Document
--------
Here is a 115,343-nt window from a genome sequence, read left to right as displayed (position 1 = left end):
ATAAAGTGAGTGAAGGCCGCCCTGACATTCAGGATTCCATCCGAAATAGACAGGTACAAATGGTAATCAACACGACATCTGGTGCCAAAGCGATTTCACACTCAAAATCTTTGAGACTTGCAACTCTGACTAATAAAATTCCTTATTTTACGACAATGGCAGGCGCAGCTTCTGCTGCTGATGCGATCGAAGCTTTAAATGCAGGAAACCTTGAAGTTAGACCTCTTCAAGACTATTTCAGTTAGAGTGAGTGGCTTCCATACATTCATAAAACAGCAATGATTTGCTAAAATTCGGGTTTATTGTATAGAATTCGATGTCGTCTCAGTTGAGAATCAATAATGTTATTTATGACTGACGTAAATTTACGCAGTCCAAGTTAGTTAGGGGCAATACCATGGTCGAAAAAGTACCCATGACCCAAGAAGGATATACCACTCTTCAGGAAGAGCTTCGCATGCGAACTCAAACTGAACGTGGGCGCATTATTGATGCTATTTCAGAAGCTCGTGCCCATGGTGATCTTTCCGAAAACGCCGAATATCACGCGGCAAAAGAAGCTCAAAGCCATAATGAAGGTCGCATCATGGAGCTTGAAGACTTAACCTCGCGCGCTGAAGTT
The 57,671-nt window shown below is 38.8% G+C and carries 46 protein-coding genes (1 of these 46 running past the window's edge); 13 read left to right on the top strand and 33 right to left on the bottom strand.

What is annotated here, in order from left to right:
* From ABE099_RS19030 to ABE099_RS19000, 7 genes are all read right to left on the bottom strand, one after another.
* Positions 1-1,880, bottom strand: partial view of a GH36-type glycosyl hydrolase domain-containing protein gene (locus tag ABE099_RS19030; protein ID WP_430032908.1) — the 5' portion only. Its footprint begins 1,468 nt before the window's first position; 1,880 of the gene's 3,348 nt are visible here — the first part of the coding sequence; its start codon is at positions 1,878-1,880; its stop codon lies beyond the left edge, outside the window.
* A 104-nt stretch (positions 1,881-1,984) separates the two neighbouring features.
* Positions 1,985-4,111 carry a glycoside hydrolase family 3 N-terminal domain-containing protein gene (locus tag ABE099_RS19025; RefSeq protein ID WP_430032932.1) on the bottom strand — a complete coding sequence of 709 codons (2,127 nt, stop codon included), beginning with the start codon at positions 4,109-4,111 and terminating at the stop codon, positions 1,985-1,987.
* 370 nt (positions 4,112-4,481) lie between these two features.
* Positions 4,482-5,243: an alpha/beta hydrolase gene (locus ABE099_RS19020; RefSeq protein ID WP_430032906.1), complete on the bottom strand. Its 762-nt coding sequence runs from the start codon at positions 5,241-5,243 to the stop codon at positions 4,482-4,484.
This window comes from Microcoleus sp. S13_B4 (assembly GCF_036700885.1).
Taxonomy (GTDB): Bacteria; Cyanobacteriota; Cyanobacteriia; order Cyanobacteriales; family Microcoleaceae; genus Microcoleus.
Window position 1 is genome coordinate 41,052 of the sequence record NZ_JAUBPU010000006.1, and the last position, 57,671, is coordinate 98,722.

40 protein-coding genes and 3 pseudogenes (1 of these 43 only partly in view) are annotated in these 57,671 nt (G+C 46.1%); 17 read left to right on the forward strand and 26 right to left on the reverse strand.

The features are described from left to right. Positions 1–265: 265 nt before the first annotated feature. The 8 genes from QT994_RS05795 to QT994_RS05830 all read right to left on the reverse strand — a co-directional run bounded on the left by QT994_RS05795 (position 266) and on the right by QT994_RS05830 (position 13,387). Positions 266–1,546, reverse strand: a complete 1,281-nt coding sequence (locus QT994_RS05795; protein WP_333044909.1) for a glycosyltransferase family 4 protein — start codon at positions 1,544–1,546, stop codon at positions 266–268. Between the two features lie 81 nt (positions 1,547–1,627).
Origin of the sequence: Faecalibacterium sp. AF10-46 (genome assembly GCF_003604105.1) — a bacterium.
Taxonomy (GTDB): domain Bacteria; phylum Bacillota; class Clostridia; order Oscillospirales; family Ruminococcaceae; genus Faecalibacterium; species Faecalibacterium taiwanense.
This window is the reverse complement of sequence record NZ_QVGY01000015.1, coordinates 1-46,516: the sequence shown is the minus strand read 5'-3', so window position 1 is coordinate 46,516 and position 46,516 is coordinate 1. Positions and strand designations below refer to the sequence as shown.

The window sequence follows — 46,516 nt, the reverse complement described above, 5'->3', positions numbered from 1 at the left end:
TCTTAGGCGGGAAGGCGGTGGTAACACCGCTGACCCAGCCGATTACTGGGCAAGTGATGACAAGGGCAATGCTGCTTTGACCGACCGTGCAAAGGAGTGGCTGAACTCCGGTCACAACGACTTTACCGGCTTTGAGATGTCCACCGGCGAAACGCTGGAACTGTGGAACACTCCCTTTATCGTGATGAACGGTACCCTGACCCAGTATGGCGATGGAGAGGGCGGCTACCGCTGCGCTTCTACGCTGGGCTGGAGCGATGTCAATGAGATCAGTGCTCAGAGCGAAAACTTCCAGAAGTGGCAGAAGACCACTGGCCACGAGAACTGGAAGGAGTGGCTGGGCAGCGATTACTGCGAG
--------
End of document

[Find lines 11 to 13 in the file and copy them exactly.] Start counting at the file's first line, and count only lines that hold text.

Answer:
This window comes from Microcoleus sp. S13_B4 (assembly GCF_036700885.1).
Taxonomy (GTDB): Bacteria; Cyanobacteriota; Cyanobacteriia; order Cyanobacteriales; family Microcoleaceae; genus Microcoleus.
Window position 1 is genome coordinate 41,052 of the sequence record NZ_JAUBPU010000006.1, and the last position, 57,671, is coordinate 98,722.